What is to be done when a government is unwilling or unable to stop mass atrocities being committed within its borders? That question has been asked far too many times in Africa - from Rwanda to Eastern Congo, from Somalia to Darfur.
The horrors of conflict in Africa continue today, but there is also a sign of how rapid response, with support from neighbors and the international community, can save lives and bring hope. In contrast to the crises in Rwanda in 1994 and Darfur in 2003, we see today in Kenya the formation of an international consensus that it is unacceptable to ignore violence of the kind that has occurred in recent months or to consider the crisis as purely an internal matter of the state.
What has brought about this change in attitude? We can't underestimate the importance of the leadership and people of Kenya committing themselves to finding a just and equitable way forward. But it should also be acknowledged that the international community has moved far faster in addressing this conflict than it has in similar situations elsewhere. The United Nations has engaged at the highest political levels, the Security Council has issued a statement deploring the violence, and the secretary general and the leadership of human rights offices have been mobilized. African leaders have provided invaluable mediation. This now centers on the work being done by Kofi Annan, GraÃƒÂ§a Machel and Benjamin M'Kapa, at the request of the African Union.
I believe what we are seeing in Kenya is action on a fundamental principle - the Responsibility to Protect. At the UN World Summit in September 2005, government leaders pledged that states must protect their populations from mass atrocities and, if they fail, the international community must take action.
Unfortunately, the Responsibility to Protect is frequently misunderstood. It is not a justification of military intervention. It simply requires states to protect their own people and help other states to build the capacity to do the same. It means that international organizations like the UN have a responsibility to warn, to generate effective preventive strategies, and when necessary, to mobilize effective responses. The crisis in Kenya illustrates this: The primary role for outside actors is to protect civilians - not least by helping governments to improve security and protect human rights.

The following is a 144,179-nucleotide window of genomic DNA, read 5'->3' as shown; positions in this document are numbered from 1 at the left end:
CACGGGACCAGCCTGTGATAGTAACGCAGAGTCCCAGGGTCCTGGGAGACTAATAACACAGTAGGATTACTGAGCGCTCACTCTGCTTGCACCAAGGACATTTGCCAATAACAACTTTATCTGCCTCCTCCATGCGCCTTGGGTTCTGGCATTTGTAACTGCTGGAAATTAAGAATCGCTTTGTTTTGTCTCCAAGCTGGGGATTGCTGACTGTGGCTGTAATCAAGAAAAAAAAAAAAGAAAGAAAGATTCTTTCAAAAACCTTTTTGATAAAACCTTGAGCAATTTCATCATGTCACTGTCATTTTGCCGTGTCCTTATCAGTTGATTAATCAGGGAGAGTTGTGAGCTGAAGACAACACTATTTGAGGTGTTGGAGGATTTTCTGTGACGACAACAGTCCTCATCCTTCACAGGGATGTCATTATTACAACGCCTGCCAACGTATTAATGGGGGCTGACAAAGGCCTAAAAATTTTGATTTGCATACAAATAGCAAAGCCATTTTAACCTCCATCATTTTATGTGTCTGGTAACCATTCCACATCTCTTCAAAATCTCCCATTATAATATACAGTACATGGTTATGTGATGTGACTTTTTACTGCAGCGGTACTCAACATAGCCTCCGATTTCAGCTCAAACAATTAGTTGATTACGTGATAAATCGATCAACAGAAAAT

Nevertheless, despite some encouraging signs, little progress has been made towards implementing R2P, as it is often called, at the UN or at the national level. One response that I particularly welcome took place in November when women leaders from around the world convened a summit on global security and pledged to promote international support for the Responsibility to Protect and ensure that women's views and involvement are included in peace and security initiatives. Think how different the situations in the Eastern Congo or Darfur could be if women were fully involved in seeking solutions.
More must be done to bring R2P to life. Last week in New York, a Global Center on the Responsibility to Protect was launched. Its aims are to build greater acceptance of the R2P norm and to work with others to call attention to how it must be applied in real-world crises. The Elders, the group of leaders brought together last year by Nelson Mandela and GraÃƒÂ§a Machel, have declared February as responsibility to Protect month as part of our Every Human Has Rights campaign to mark the 60th anniversary of the Universal Declaration of Human Rights.
The Universal Declaration was adopted in the aftermath of World War II, the Holocaust and the use of nuclear weapons. World opinion came together then to say, "never again." Yet in the past six decades, we have witnessed mass atrocities committed against others across the globe. We all share a responsibility to do whatever we can to help prevent and protect one another from such violence.
The place to start is with prevention: through measures aimed in particular at building state capacity, remedying grievances, and ensuring the rule of law. My hope is that in the future, the Responsibility to Protect will be exercised not after the murder and rape of innocent people, but when community tensions and political unrest begin. It is by preventing, rather than reacting, that we can truly fulfill our shared responsibility to end the worst forms of human rights abuses.
Desmond Tutu is Anglican archbishop emeritus of Cape Town and chairman of The Elders.
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